Adam's book list on the human impact of World War I

Adam Hochschild Why did Adam love this book?

A striking look at the devastating impact the war had on one English town, hundreds of whose young men died in the disastrously bungled Gallipoli campaign.

By Geoffrey Moorhouse,

Why should I read it?

1 author picked Hell's Foundations as one of their favorite books, and they share why you should read it.

What is this book about?

There is no shortage of books on the ill-fated Gallipoli campaign of 1915 but this one stands out. In it Geoffrey Moorhouse moves the focus from the more familar aspects to concentrate on one small mill town, Bury, in Lancashire, and to anatomize the long-lasting effect the Dardanelles had on it.

Bury was the regimental home of the Lancashire Fusiliers. In the Gallipoli landings of 25 April 1915 it lost a large proportion of its youth. By May 1915, some 7,000 Bury men had already gone to war, to be followed by many others before Armistice Day. More than 1,600,from…


Book cover of Suicide of the Empires: The Battles on the Eastern Front, 1914-18

Adam Hochschild Author Of Rebel Cinderella: From Rags to Riches to Radical, the Epic Journey of Rose Pastor Stokes

From my list on the human impact of World War I.

Why am I passionate about this?

Adam Hochschild is the author of ten books. The era of the First World War figures in his latest, Rebel Cinderella: From Rags to Riches to Radical, the Epic Journey of Rose Pastor Stokes, and is the major subject of his To End All Wars: A Story of Loyalty and Rebellion, 1914-1918. To End All Wars has been translated into seven languages, won the Dayton Literary Peace Prize, and was a finalist for the National Book Critics Circle Award. He is at work now on a book about the First World War era and its aftermath in the United States.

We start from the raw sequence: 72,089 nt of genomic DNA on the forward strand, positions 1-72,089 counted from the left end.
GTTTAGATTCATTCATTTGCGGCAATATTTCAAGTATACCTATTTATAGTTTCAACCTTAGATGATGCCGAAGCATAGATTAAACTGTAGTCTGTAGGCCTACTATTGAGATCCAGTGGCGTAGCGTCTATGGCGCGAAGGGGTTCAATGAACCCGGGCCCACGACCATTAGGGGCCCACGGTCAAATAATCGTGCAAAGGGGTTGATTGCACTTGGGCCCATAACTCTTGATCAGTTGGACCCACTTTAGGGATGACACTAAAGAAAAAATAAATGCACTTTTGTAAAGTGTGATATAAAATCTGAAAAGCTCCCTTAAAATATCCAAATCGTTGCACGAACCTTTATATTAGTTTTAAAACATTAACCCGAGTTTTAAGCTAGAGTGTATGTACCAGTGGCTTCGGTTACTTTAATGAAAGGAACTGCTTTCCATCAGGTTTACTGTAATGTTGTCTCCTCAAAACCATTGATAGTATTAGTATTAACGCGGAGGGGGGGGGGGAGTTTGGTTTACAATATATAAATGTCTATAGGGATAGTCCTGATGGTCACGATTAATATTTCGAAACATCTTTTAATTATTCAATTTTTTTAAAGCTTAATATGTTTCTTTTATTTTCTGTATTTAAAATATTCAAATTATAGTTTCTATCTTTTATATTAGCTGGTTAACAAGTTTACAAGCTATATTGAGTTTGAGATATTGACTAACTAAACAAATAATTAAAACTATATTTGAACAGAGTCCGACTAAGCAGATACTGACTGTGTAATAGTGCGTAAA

Adam's book list on the human impact of World War I

Adam Hochschild Why did Adam love this book?

This book brings to life a part of the war Western readers know far too little about: the vast battles that ranged back and forth across Eastern Europe and Russia. Two of the three armies involved, those of Tsarist Russia and Austria-Hungary, were spectacularly incompetent, and saw their soldiers needlessly slaughtered by the millions before these two empires dissolved under the war’s impact.

By Alan Clark,

Why should I read it?

1 author picked Suicide of the Empires as one of their favorite books, and they share why you should read it.

What is this book about?

On the outbreak of war in 1914, the armies of the western front soon became bogged down in the mud at Flanders. But on the wide plains and forests of Eastern Europe the three great Empires - Russia, Germany and Austria-Hungary - grappled in a series of battles involving millions of men and hundreds of miles of front. Shortly after the outbreak of war the Russian "steamroller" had lurched into Prussia only to be hurled back amind the marshes of Tannenberg. For the next three years the fighting swung indeterminately back and forth. This work describes the campaigns which provoked…


Book cover of Regeneration

Julie Anderson Author Of The Midnight Man

From my list on evocative stories set in a hospital.

Why am I passionate about this?

I write historical crime fiction, and my latest novel is set in a hospital, a real place, now closed. The South London Hospital for Women and Children (1912–1985) was set up by pioneering suffragists and women surgeons Maud Chadburn and Eleanor Davies-Colley (the first woman admitted to the Royal College of Surgeons) and I recreate the now almost-forgotten hospital in my book. Events take place in 1946 when wartime trauma still impacts upon a society exhausted by conflict, and my book choices also reflect this.

Julie's book list on evocative stories set in a hospital

Julie Anderson Why did Julie love this book?

I loved this book for its humanity and compassion, as well as its consideration of the impact of war on the individual combatants and those who choose to try and heal them.

Another wartime novel, this time World War One, it is set in Craiglockhart Hospital in Edinburgh, a real place, with many real, historical characters. Its central relationship is between the poet Siegried Sassoon and his psychiatrist, W. H. R Rivers, a British neurologist who experimented with treating post-traumatic stress disorder. Sassoon’s publicly stated reservations about war echo those of Rivers, who struggles with healing patients only to send them back to the front.

It raises questions about masculinity and manliness, honour and truth, and does so without seeming doctrinaire or didactic. It shows a society, as well as individuals, traumatized by war. I will read it and the subsequent novels in the trilogy again.

By Pat Barker,

Why should I read it?

12 authors picked Regeneration as one of their favorite books, and they share why you should read it.

What is this book about?